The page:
Ill Always Stay, a gem on Knights of the Sound Table, Cameos 1981 album, sounds like a sugar-dusted melody the Stylistics forgot to record. The band was averaging an album almost every six months, each progressively better than the last. Cameo reached an artistic peak on 1984s Shes Strange.
The trios balladry became more elegant, the lyrics almost cinematic. Hangin Downtown, a highlight from the album, is the groups finest ballad, an aching tale of heartbreak in the city. The swooshing synths in the intro suggest the cold wind sweeping around the protagonist as he walks the streets, looking for a distraction from the loneliness following a break-up. Tomi crystallizes the end of the cosmopolitan romance as he croons, Been tied to lonesome roads, making residence in two-bit, four-wall domiciles/Never time for what is needed/So Ill grab a bite to eat and maybe grab a smile.
The groups balladry folded in glossier rock and pop elements on A Goodbye, a cut from 1985s Single Life. But the guys returned to earthier soulful slow jams on 1986s Word Up, Cameos biggest album, with Dont Be Lonely, another thoughtful look at heartbreak but from a different angle, when karma evens up the score.
At the dawn of the 90s, hip-hop and New Jack Swing started to obliterate traditional funk and R&B, even as the genres pilfered from them. Cameos recording output puttered, and the hits stopped. But the groups mix of daring music and visuals absolutely left a mark. They always brought the funk no matter the trends. But something special sparkled on the ballads.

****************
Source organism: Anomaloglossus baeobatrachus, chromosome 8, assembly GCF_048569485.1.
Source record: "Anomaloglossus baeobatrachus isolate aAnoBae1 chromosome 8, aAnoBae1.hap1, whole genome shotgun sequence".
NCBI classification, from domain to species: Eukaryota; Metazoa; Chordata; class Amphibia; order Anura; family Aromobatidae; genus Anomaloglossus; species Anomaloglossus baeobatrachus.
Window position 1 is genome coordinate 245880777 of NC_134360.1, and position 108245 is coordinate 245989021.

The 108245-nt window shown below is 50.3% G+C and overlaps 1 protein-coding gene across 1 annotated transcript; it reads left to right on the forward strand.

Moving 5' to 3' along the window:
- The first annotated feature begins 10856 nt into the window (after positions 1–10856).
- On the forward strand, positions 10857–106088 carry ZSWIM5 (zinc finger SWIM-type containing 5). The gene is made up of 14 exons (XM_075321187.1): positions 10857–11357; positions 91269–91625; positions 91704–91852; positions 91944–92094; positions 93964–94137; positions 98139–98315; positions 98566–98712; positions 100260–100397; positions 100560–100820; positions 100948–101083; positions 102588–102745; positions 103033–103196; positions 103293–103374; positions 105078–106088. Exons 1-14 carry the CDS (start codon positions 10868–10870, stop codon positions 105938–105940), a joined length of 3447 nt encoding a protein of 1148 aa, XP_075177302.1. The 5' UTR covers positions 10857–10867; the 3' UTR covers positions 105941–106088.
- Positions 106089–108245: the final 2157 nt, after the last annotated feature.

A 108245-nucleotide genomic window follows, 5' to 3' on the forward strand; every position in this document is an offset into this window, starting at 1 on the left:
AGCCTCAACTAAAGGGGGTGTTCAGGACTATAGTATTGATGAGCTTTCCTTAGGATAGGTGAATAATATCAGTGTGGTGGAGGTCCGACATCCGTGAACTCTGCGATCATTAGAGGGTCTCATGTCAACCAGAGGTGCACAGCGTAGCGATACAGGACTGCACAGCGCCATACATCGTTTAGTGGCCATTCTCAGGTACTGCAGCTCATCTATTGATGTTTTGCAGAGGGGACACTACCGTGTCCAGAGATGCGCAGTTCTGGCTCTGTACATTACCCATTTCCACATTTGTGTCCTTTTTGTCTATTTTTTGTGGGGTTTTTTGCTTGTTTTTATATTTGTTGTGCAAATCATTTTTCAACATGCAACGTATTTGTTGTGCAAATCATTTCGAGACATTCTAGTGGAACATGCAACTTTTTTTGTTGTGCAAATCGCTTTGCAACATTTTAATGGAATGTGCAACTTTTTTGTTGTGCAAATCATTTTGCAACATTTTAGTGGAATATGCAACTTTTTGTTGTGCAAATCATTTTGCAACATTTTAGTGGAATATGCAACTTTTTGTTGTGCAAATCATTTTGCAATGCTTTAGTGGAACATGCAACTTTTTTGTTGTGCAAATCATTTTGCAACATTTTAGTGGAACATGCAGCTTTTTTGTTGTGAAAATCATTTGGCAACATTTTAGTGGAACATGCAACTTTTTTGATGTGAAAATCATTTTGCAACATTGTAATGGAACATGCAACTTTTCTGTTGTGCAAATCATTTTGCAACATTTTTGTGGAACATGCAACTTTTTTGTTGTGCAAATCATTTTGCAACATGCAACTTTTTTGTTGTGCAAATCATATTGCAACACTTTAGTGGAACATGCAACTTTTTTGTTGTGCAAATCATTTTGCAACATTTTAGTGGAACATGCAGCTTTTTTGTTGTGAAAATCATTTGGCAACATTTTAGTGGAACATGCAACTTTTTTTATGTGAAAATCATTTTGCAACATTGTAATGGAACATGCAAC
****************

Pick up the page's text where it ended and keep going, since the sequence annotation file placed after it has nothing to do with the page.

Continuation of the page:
Git down with yer bad self!
I gotta check this out tomorrow
That was when some of the most popular music was often the most fun to listen to. Even those who thought they couldn’t dance, involutarily moved their feet to the beat. Romantic songs without being sad songs or embittered odes to past monoliths of a schoolboys life. Prince the performer from Milwalkee. was writing songs for Chaka Khan.
I am so glad the cod piece never took off as fashion.
But the hi-top fade caught on.
[personally, I like them]
No, the hair style.
Roasted Cod with Pancetta and Artichoke Pesto
Ah, well...I never wore the hairstyle.
Aaaaand....now I’m hungry.
Those dogs LIE!
[I love that one, too...in spite of the absence of codpieces]
Say...suddenly, the old saying “Let sleeping dogs lie” seems eerily relevant...but reverse it.
I posted that already tonight.
Two lying dogs lying.
And a partridge in......
Open 2 windows and “sync” both Word Up videos.
There was some brilliance there. Their song “Word Up!” has been covered at least a dozen times by absolutely different artists, from Korn, Scottish rock band Gun, and even one of the Spice Girls did a (poor) cover.
Rather remarkably, it begins with a sample from Ennio Morricone’s opening theme of The Good, The Bad, and The Ugly.
My favorite, southern swamp blues kind of cover for it is by Brit Hayley Willis, that was used in an episode of CSI (Las Vegas).
Radically different in character from the campy original.